September 10, 2018

Blue Jays Rebuild: Worries and Woes; Triumph and Glory

Have you ever been in a taxi and the driver is driving like a complete maniac, swerving in and out traffic, and you’re at their mercy until you reach your destination? That is how it feels with Shapiro and Atkins at the Blue Jays helm.

It is no secret that the Blue Jays are heading into a rebuild. Our older, veteran players are getting shipped out for younger, new players who are currently getting their swings and misses in September. Over the past year, more than half our bullpen was shipped out, we saw our all star third baseman pack his bags, and we lost the most smiley person in the league. But they weren’t all for nothing. There’s a method behind the madness.

I do not envy the position Shapiro and Atkins are currently in. Let’s take a look at what they have to deal with:

An out-dated stadium in need of construction and remodelling

The Rogers Centre is a happy medium; it is not the worst stadium in the league, but it is definitely not the best. Some of the facilities are a bit out dated, and some could argue that the astroturf turns away players because of the negative impacts on the body (it’s not the most friendly to dive or slide on). This stadium is a bit of a hitter friendly ballpark, which has benefited the Jays greatly in the home run department. Overall, Shapiro and Atkins need to get this done sooner rather than later. Once the team starts winning again (hopefully!!) with some of the younger players, it could bring more fans back and create some revenue for the team. A win-win for everyone really.

Crowded infield and outfield; prospects galore

What I will give the management credit for is their international free agent signings and their draft history. We have really done well these past couple years and I can confidently say they have improved our farm system. I give that credit to management and the development team in the system.

Now for the unfortunate news. We cannot house everyone we want. Only 9 players can take the field, and the roster can only have 25 athletes. Our infield currently consists of everyday and fringe players like Solarte, Travis, Diaz, Gurriel Jr, Guerrero Jr, Jansen, Tellez and Smoak. Now factor in players like Russell Martin, Kendrys Morales, and Tulo. Now it’s getting crowded. Considering the Jays are rebuilding, the easiest answer for who goes would be the last three. With not so friendly contracts, dealing any of the three would be difficult. We would have to eat some of the money and not really receive the best prospects in return. It’s unfortunate because all three are great players, but based on the recent free agent market, players over 30 are just not high value anymore. What they are doing can be done by someone with more control year wise and for cheaper. It’s an unfair game that way.
Now factor in an outfield with everyday players in Hernandez, Grichuk, McKinney and Pillar. The Jays currently have quite a few outfield prospects in Pompey, Alford, and Smith Jr. who are kind of on the “make it or break it” tour due to limited options and few spots. There’s going to a battle for the 4 outfield spots.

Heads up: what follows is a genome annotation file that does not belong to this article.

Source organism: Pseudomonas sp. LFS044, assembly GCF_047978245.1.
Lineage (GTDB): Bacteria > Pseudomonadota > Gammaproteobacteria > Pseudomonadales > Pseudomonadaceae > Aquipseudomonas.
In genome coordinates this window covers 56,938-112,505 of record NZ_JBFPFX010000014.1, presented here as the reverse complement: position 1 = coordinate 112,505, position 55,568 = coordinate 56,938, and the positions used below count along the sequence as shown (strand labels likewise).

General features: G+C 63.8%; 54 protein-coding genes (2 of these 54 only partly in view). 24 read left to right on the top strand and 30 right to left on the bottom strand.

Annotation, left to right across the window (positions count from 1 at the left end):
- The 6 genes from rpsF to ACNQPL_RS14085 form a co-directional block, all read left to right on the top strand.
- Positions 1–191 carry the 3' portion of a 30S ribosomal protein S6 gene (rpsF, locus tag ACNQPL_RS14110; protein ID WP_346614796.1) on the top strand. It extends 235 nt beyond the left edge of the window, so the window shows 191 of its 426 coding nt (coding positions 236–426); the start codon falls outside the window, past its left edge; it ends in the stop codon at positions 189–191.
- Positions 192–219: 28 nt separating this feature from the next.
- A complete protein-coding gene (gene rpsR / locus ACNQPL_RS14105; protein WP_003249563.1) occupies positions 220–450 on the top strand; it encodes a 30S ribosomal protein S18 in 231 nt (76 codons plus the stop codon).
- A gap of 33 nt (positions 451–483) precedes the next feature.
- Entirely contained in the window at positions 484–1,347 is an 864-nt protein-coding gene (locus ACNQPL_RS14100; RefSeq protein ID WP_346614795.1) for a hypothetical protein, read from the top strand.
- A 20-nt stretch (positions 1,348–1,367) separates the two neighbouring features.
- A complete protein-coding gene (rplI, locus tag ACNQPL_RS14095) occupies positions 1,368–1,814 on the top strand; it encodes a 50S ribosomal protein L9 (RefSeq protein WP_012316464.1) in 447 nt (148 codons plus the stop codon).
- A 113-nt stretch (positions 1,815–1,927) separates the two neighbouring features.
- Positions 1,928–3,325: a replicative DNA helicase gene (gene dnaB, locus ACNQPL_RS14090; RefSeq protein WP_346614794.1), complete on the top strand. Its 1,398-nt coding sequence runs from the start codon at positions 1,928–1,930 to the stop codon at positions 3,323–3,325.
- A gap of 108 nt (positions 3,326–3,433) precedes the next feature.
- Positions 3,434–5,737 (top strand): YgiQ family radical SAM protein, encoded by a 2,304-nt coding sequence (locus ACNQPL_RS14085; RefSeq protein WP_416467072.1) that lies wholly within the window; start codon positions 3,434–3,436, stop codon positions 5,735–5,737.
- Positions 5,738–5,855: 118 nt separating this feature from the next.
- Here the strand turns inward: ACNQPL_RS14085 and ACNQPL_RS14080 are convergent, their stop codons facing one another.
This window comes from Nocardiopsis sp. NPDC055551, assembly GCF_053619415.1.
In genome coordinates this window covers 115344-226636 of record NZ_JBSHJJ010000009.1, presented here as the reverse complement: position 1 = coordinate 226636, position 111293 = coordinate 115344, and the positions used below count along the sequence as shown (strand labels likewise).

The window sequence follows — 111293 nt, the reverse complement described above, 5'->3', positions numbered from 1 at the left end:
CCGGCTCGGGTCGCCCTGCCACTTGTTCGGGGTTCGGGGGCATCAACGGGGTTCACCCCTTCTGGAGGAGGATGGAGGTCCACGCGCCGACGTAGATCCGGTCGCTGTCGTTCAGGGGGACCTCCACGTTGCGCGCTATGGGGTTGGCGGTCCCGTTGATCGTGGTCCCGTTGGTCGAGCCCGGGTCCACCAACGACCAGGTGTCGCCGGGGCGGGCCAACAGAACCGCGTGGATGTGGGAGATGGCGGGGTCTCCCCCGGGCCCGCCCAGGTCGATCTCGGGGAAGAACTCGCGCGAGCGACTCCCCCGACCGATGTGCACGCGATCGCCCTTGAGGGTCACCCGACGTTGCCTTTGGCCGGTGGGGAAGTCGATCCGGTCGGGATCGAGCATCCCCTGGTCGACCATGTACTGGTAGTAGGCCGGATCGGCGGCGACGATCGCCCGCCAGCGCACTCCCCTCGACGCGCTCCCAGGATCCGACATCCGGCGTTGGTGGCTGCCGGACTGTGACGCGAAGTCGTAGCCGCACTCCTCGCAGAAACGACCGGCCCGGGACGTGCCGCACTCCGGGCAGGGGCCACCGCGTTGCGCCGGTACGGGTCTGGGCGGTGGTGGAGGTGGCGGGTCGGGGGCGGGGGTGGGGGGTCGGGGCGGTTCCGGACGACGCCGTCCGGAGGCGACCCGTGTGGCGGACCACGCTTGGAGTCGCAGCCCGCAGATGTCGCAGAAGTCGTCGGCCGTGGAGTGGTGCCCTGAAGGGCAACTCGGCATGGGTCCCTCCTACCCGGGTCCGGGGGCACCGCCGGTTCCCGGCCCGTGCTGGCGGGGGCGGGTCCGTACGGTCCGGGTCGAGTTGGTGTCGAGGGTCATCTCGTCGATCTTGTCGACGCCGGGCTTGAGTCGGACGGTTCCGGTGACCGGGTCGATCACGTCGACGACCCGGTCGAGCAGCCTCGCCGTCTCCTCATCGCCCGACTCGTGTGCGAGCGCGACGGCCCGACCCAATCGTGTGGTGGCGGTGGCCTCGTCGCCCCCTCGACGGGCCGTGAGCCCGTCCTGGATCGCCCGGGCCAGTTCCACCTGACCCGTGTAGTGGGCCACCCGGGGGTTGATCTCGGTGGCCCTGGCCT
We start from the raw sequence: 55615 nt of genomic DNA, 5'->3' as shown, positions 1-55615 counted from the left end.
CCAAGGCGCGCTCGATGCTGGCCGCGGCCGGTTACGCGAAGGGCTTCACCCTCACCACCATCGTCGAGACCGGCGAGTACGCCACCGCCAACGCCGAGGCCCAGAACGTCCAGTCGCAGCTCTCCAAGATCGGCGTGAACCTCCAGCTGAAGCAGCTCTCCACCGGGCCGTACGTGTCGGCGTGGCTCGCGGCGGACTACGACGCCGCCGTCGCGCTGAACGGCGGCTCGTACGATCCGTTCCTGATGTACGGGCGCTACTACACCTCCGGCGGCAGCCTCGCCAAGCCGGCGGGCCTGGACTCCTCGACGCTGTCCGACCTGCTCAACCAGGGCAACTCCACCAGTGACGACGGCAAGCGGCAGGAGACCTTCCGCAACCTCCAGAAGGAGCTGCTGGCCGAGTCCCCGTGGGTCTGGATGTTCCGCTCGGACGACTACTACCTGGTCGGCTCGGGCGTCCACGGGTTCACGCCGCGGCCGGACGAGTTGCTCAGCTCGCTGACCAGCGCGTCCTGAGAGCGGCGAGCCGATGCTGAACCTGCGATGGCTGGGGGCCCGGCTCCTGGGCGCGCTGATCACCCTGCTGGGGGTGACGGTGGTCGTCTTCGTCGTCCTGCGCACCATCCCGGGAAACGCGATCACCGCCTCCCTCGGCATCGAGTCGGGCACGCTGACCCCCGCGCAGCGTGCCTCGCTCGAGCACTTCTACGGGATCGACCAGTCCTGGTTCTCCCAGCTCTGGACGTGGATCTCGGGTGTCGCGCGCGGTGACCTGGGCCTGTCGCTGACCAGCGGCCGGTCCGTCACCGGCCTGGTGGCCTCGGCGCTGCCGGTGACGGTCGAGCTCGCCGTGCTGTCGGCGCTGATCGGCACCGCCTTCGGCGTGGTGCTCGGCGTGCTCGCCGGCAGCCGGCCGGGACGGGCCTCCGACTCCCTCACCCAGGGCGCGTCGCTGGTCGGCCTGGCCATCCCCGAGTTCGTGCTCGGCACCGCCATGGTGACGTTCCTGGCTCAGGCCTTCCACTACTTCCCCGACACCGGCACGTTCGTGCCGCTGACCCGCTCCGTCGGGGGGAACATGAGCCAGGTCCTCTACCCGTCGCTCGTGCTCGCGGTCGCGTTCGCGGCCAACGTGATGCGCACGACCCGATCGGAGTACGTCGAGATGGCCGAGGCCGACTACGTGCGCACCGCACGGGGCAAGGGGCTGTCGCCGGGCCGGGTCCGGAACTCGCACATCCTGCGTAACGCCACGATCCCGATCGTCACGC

I truly believe that players will be traded over the winter and there will be competition for spots come spring training. I haven’t even mentioned prospects like Bo Bichette and Kevin Smith, which will only complicate (in a good way) things moving forward. Truth be told, we may see some really good players go like Travis, Diaz, Solarte, and maybe even Pillar (I hope not, I really like Superman). Now, fans will have varying opinions on who the Jays should field, but I think we can all agree that there are a lot of fish in the barrel, and unfortunately we only have so many plates at the dinner table.

Trying to please everyone

Baseball is a business. Rogers and Shapiro have to make money in the end, whether it means shedding player salaries or increasing prices. It’s the reason Guerrero Jr. won’t come play with the big boys right after spring training. That extra year of eligibility is millions of dollars in savings. You can’t blame the Jays for that. They’re playing by the rules that the players and management agreed upon in the CBA and truth be told, we would all do what the Jays were doing if we were in their position. Remember, this is a business. Fans can scream and holler all they want for these players, but tough decisions need to be made sometimes, and this is one I would consider to be quite difficult. Even in the players association does not agree with it.

Glory for all or glory for none

In short, the next five years will either be make it or break it for Shapiro and company. If the prospects develop well and our team starts winning and being competitive within one of baseballs toughest divisions, you could see his name on the Level of Excellence; I guarantee it. On the other hand, if the prospects falter and things go awry, the Jays could be seeing a long term rebuild in a division that will beat you to your knees. Shapiro would be run out of town and the Jays fan base will begin begging for an Expos return.

Baseball is an unfair game. There are more losers than winners; failure is ever more prominent than a winning season or record. Risks are needed to win. Putting faith in ideas and players is part of the risk in getting championships. It’s the reason AA sold the farm in order to push in 2015 for a playoff run. It was a risk, and a lot of fun, even though we didn’t go all the way.

2018-2019 will be interesting. I just hope Shapiro and Atkins are not fans of the Titanic. I really can’t fit into my Expos jersey anymore.


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